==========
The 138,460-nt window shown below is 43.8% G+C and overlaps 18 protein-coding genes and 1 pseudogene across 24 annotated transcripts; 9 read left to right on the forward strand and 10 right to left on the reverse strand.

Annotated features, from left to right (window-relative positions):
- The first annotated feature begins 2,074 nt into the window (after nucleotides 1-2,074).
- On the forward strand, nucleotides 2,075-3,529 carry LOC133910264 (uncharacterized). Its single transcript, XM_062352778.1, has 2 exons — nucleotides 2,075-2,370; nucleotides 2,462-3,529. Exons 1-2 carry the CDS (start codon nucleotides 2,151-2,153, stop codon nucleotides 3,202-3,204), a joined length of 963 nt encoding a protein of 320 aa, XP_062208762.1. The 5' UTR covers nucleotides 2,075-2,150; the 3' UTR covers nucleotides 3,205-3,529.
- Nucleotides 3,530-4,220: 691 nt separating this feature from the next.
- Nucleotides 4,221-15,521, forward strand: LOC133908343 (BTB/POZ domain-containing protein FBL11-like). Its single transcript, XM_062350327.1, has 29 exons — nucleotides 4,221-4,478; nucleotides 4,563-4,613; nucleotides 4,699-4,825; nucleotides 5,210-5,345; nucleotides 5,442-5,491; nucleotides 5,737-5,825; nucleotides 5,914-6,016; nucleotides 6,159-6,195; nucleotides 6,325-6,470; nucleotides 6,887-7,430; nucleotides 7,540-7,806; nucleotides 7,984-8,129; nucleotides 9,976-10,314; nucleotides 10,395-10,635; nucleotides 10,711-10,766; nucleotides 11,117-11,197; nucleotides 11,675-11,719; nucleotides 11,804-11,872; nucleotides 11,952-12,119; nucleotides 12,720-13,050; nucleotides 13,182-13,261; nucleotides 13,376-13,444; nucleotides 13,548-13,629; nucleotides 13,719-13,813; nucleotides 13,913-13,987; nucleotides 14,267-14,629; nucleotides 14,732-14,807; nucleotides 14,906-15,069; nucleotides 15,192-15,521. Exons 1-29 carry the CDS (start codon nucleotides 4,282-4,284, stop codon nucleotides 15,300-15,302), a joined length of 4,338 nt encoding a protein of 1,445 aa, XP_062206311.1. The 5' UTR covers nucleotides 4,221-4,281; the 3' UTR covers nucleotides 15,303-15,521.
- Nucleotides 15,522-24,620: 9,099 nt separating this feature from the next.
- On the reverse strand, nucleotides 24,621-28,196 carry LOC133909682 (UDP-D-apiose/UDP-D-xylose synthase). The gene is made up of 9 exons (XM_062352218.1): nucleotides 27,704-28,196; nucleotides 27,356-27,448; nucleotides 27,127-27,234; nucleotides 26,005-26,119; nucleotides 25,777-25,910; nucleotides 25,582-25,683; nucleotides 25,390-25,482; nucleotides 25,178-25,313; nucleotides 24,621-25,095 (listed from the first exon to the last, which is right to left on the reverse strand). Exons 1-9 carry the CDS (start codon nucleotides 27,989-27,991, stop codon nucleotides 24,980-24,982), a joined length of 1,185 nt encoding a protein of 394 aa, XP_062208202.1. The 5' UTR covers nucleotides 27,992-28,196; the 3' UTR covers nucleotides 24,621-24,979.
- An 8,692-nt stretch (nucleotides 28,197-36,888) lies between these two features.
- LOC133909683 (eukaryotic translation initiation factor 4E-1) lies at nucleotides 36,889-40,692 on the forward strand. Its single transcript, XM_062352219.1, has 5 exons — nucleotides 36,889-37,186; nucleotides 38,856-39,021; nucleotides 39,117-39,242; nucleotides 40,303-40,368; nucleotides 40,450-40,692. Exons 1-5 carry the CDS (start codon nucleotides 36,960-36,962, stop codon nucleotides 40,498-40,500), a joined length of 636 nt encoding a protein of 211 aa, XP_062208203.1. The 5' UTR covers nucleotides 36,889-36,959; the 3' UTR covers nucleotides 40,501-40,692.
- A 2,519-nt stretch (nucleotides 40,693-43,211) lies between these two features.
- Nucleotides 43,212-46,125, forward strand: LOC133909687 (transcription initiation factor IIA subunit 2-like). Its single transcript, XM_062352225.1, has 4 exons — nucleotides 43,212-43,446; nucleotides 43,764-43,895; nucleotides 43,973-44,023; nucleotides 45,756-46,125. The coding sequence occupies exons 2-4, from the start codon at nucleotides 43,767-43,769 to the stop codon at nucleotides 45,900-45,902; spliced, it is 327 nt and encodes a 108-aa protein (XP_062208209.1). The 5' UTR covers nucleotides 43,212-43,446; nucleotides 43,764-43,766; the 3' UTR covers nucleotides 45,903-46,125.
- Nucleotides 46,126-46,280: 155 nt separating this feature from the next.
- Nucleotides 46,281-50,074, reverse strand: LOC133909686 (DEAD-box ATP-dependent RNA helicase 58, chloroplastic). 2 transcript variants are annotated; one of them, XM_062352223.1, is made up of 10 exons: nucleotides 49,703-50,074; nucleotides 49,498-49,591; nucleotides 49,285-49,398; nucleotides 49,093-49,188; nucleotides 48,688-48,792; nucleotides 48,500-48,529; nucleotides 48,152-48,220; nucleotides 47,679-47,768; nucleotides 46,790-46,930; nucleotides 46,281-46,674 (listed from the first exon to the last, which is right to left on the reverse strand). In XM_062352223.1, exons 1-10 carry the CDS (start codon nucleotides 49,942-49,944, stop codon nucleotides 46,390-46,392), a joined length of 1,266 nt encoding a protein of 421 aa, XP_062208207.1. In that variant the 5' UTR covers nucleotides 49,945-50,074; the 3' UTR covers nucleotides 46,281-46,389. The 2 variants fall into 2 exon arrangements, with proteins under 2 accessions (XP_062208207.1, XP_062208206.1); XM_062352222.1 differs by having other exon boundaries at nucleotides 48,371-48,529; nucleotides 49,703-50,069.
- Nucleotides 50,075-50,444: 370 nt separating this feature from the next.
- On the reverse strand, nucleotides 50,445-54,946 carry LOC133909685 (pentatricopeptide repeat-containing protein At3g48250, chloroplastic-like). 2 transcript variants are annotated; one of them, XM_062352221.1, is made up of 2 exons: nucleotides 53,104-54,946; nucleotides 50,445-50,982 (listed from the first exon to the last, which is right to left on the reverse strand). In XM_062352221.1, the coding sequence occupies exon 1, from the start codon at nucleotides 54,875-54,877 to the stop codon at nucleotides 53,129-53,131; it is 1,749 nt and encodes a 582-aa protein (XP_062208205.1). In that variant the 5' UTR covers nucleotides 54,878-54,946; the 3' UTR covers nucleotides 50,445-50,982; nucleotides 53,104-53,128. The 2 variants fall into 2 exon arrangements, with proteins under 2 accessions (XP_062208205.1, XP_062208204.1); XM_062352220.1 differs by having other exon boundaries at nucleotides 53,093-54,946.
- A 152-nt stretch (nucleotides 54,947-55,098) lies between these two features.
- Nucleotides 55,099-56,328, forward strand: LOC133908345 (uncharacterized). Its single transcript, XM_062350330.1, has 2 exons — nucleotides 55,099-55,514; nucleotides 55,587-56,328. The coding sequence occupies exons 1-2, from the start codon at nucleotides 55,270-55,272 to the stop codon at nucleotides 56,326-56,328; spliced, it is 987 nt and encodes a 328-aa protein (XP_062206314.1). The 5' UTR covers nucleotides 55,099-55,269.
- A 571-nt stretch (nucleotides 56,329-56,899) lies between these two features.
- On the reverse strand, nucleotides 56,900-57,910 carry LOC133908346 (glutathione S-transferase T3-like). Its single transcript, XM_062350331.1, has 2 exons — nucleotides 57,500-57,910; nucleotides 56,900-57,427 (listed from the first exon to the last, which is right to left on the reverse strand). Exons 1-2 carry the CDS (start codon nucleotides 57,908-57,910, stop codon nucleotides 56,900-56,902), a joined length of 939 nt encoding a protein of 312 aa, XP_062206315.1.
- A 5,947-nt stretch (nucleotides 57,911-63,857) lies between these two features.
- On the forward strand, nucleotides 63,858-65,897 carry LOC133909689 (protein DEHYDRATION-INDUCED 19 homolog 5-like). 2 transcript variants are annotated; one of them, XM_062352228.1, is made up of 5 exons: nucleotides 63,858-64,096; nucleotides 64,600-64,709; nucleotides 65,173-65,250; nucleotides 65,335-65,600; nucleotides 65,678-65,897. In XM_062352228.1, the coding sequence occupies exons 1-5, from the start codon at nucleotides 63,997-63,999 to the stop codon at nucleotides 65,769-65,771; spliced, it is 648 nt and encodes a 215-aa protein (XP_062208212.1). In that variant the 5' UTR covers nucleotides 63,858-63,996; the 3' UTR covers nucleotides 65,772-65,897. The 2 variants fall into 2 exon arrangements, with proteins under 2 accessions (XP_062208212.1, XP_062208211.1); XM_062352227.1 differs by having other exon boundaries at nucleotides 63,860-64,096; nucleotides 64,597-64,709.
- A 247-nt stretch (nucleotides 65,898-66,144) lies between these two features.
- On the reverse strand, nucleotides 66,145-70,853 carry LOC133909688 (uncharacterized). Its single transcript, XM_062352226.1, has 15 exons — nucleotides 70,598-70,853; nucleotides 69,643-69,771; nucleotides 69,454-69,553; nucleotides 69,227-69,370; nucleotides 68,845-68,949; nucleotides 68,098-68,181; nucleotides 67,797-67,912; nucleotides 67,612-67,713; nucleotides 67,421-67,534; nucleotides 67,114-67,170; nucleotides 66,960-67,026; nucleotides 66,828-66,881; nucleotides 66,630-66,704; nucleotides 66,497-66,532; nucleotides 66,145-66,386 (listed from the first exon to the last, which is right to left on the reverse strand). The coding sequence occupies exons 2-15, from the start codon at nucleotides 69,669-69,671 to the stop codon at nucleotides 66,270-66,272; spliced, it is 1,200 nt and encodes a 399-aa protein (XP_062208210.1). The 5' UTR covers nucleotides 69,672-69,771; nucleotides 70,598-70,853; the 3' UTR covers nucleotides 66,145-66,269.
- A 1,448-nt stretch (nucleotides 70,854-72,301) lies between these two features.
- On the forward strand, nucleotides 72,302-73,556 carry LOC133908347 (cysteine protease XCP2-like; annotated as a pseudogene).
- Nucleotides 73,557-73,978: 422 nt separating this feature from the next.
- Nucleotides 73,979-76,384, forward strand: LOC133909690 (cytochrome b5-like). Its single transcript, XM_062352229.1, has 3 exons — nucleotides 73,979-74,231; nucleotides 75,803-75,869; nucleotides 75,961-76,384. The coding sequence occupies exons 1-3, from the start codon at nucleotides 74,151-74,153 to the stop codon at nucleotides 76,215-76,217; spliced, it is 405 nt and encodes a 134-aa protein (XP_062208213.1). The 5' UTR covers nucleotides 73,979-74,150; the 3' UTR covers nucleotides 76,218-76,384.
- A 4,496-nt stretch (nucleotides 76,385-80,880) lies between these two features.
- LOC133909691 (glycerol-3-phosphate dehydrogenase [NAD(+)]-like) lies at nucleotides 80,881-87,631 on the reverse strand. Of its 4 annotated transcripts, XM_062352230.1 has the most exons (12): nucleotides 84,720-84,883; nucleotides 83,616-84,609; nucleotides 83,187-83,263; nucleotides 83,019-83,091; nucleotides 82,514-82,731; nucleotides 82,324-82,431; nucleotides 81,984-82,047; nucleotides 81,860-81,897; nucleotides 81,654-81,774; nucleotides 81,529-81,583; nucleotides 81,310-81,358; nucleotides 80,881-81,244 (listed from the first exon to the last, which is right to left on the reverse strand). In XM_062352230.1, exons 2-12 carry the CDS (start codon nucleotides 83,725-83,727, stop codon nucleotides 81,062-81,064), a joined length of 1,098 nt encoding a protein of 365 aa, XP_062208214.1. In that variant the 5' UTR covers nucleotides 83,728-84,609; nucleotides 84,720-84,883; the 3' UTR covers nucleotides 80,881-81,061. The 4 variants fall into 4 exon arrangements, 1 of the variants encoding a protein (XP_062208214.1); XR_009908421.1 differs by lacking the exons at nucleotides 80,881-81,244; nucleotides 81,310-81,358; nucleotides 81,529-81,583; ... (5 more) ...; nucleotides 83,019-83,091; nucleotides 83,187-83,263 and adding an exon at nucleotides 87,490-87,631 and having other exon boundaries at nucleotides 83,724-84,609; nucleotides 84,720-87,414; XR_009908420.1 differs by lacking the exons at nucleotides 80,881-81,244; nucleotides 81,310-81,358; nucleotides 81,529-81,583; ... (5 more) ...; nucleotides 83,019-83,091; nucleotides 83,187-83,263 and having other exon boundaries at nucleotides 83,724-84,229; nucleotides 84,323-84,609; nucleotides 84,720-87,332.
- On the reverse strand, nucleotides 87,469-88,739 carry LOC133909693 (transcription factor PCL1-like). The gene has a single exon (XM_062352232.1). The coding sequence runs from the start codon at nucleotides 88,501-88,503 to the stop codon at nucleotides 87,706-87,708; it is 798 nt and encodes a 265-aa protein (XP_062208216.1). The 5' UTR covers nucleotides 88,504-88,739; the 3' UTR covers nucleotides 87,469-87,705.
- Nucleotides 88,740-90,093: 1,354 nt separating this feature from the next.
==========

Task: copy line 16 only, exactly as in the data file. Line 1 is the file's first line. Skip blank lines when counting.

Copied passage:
- On the reverse strand, nucleotides 50,445-54,946 carry LOC133909685 (pentatricopeptide repeat-containing protein At3g48250, chloroplastic-like). 2 transcript variants are annotated; one of them, XM_062352221.1, is made up of 2 exons: nucleotides 53,104-54,946; nucleotides 50,445-50,982 (listed from the first exon to the last, which is right to left on the reverse strand). In XM_062352221.1, the coding sequence occupies exon 1, from the start codon at nucleotides 54,875-54,877 to the stop codon at nucleotides 53,129-53,131; it is 1,749 nt and encodes a 582-aa protein (XP_062208205.1). In that variant the 5' UTR covers nucleotides 54,878-54,946; the 3' UTR covers nucleotides 50,445-50,982; nucleotides 53,104-53,128. The 2 variants fall into 2 exon arrangements, with proteins under 2 accessions (XP_062208205.1, XP_062208204.1); XM_062352220.1 differs by having other exon boundaries at nucleotides 53,093-54,946.